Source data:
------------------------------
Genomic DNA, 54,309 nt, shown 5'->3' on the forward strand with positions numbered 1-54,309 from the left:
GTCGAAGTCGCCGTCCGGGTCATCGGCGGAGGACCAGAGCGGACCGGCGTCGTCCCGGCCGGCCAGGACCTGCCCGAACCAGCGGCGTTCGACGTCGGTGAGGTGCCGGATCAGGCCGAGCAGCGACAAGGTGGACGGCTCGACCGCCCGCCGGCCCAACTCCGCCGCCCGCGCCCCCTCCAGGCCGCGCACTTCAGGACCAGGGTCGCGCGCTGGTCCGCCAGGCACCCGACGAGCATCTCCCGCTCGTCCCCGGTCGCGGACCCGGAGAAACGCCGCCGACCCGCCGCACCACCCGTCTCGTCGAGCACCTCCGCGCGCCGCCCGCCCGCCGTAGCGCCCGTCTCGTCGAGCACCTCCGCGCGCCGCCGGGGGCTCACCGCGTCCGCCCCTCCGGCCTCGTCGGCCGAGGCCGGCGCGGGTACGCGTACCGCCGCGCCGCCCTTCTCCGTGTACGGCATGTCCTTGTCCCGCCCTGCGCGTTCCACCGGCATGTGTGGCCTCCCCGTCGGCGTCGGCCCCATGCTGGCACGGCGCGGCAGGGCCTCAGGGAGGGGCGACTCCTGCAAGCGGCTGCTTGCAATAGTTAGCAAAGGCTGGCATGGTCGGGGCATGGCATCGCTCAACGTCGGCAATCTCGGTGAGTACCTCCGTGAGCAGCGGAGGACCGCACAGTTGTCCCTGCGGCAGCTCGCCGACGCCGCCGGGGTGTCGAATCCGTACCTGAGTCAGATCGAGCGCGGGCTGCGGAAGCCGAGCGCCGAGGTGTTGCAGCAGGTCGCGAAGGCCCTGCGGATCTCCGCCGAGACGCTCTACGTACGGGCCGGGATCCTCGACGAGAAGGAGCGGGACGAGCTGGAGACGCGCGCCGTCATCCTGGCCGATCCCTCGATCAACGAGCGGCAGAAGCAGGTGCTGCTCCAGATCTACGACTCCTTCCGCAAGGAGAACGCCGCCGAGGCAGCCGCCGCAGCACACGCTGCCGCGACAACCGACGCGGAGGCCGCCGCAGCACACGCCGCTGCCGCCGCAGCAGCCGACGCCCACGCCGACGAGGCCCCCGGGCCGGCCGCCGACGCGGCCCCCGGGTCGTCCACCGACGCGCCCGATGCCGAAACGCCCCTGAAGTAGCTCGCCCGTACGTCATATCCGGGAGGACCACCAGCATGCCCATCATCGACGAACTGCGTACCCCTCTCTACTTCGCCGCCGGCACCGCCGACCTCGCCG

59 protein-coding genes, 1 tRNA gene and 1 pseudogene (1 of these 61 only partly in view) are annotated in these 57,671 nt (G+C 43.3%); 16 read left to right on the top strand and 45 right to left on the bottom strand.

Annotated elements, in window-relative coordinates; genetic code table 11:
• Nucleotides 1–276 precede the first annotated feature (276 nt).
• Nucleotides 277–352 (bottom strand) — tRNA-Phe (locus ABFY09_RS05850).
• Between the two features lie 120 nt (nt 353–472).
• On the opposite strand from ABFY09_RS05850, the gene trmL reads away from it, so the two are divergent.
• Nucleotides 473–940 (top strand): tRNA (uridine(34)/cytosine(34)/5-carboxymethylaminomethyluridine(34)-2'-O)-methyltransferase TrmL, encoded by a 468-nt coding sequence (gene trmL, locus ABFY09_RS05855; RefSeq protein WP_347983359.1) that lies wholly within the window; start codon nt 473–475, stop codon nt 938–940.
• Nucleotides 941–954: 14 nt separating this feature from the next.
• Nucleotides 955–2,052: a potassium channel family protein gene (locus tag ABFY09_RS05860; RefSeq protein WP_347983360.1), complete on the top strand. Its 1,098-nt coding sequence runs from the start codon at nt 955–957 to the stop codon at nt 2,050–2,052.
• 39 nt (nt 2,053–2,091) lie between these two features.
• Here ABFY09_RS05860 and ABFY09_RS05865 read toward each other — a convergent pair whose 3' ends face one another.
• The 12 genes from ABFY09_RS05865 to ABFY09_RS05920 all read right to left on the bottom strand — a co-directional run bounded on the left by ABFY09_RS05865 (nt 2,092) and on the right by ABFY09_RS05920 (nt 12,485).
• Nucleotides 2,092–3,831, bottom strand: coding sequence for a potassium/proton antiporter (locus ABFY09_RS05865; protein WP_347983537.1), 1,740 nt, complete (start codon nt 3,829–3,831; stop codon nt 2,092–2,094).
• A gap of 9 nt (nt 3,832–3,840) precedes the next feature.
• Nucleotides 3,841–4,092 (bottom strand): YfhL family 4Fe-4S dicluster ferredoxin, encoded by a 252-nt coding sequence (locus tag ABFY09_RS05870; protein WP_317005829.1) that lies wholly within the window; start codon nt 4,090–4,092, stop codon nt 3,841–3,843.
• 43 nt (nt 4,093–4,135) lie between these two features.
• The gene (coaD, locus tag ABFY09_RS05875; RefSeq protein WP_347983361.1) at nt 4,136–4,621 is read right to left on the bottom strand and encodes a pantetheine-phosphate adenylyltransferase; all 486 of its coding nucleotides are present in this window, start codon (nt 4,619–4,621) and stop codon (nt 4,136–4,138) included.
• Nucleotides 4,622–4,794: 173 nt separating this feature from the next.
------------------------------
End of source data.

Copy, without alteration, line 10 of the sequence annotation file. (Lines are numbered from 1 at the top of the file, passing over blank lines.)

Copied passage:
• Nucleotides 941–954: 14 nt separating this feature from the next.